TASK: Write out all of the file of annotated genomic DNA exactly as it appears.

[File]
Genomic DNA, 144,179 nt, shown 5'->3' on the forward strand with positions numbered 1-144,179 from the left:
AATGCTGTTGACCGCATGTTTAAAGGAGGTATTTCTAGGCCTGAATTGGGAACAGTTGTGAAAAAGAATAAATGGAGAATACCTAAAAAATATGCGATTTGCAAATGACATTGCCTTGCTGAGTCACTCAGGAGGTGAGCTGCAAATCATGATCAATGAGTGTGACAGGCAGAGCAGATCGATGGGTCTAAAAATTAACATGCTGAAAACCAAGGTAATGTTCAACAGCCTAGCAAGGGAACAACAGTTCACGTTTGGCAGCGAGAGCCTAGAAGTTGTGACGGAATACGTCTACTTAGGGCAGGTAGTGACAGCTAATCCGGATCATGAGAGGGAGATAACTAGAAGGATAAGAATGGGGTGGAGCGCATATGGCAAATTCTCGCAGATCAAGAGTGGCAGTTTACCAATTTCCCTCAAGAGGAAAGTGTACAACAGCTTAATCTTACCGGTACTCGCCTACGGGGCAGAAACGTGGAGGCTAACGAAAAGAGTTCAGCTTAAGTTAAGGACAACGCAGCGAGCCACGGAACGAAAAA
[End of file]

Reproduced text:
Genomic DNA, 144,179 nt, shown 5'->3' on the forward strand with positions numbered 1-144,179 from the left:
AATGCTGTTGACCGCATGTTTAAAGGAGGTATTTCTAGGCCTGAATTGGGAACAGTTGTGAAAAAGAATAAATGGAGAATACCTAAAAAATATGCGATTTGCAAATGACATTGCCTTGCTGAGTCACTCAGGAGGTGAGCTGCAAATCATGATCAATGAGTGTGACAGGCAGAGCAGATCGATGGGTCTAAAAATTAACATGCTGAAAACCAAGGTAATGTTCAACAGCCTAGCAAGGGAACAACAGTTCACGTTTGGCAGCGAGAGCCTAGAAGTTGTGACGGAATACGTCTACTTAGGGCAGGTAGTGACAGCTAATCCGGATCATGAGAGGGAGATAACTAGAAGGATAAGAATGGGGTGGAGCGCATATGGCAAATTCTCGCAGATCAAGAGTGGCAGTTTACCAATTTCCCTCAAGAGGAAAGTGTACAACAGCTTAATCTTACCGGTACTCGCCTACGGGGCAGAAACGTGGAGGCTAACGAAAAGAGTTCAGCTTAAGTTAAGGACAACGCAGCGAGCCACGGAACGAAAAA